Evacuees who fled a massive wildfire that hit Fort McMurray trickle back to their homes on Wednesday, facing a massive cleanup and uncertainty over their safety as the devastated Canadian oil city begins to rebuild.
More than 90,000 residents fled the remote northern Alberta city as the fire hit four weeks ago, leaving entire neighborhoods charred in its wake. Officials expected 14,000 to 15,000 to return on Wednesday as a two-week staged re-entry begins.
The blaze, which destroyed about 10 percent of the city's homes, was a blow to a community already reeling from a two-year oil price slump. It shuttered more than a million barrels per day of crude production, though some facilities have resumed operations even as acrid smoke lingered in the air.
Speaking outside his house in downtown Fort McMurray, Mark Hebert was relieved to find his house in good shape, but his partner was worried about air quality.
"We are going to clean some stuff up here and try and cut the grass, grab a few things," the 51-year-old Hebert said.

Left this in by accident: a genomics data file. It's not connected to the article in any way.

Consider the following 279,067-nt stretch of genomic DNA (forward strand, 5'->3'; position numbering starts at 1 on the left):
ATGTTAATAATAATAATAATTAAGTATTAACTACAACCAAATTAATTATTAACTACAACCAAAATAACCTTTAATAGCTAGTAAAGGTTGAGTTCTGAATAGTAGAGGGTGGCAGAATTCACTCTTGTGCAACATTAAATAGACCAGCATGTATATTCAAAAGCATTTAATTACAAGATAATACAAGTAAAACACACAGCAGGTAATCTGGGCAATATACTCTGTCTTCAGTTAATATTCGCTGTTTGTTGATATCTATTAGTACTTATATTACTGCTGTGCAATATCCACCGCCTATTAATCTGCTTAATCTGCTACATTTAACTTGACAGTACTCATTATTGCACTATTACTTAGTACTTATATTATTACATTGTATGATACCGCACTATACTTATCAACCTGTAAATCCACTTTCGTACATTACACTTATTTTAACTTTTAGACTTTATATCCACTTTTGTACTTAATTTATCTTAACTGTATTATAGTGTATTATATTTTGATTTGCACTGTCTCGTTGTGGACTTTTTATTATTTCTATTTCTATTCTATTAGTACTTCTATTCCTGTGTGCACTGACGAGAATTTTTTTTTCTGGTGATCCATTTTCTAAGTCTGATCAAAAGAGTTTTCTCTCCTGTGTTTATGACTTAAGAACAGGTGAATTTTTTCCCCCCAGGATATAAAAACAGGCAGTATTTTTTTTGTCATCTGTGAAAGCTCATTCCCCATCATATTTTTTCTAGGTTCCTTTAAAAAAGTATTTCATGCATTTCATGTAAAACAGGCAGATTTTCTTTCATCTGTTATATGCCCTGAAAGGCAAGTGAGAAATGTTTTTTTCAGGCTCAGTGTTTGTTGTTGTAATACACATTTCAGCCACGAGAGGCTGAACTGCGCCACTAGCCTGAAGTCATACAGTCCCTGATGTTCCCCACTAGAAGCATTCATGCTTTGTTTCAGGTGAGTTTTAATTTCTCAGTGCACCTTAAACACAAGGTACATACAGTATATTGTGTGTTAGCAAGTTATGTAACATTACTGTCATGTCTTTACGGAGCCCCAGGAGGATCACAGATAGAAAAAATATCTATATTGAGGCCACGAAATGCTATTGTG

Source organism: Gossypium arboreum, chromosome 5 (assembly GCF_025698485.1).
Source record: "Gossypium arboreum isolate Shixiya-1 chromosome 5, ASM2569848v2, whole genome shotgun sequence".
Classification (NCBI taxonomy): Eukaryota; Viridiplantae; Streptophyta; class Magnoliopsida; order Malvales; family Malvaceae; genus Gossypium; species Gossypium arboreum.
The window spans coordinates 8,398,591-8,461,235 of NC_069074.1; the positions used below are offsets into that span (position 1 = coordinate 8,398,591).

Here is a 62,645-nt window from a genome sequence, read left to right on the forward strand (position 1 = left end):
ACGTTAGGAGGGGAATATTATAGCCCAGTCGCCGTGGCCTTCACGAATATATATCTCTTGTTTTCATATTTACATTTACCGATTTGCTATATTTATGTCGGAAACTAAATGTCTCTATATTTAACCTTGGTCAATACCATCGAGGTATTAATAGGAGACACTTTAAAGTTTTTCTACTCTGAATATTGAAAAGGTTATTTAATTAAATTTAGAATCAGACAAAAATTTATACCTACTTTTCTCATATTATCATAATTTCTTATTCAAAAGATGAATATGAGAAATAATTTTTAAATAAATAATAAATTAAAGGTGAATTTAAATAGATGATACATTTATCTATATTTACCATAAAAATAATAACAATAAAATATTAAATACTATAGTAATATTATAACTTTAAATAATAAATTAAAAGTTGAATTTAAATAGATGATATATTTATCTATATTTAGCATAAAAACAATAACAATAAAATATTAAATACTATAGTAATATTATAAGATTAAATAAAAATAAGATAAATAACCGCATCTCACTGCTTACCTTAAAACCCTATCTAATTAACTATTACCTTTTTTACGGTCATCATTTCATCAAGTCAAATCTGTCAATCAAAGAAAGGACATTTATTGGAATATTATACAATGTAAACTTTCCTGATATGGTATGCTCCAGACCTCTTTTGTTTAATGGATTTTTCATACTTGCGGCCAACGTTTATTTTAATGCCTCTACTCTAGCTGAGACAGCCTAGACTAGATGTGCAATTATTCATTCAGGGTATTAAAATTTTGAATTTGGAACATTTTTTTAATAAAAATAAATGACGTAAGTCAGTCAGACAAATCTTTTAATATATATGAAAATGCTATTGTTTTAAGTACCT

"It's 50-50 whether we stay here tonight."
At one of the information centers in downtown Fort McMurray a brisk flow of returning residents picking up bottled water, toiletries and cleaning kits. Thanks to a specially built government website, residents know whether their houses are standing, but not how much smoke, ash and dirt seeped in during the fire.
"It's amazing. The ice is still in my fridge, it doesn't even smell like smoke," said Dawson Kohl, 47, who rents the top floor of a house downtown.
Scorched trees lined Highway 63, the only route into the city. On one overpass, a huge Canadian flag hung between two fire trucks. Billboards along the road welcomed residents home.
Authorities have told those returning to bring two weeks' worth of food, water and prescription medication. Returnees have also been told to scrub walls, and clean all clothing and bedding, upholstery of items that remained in their houses during the evacuation.
The area is under a boil water advisory and the local hospital's capabilities are limited. Some stores were open on Wednesday, and there was still smoke in the air.
Some 2,000 residents who had expected to return this week were told on Monday that they should not go back because of risks posed by debris and contaminants. Among them was Elsie Knister, 63.
"I have panic attacks, there's water damage, there are toxins in my furniture and my cupboards, and under the floor,"
Knister said. "I am scared of everything right now, and I am going to have to deal with it one day at a time."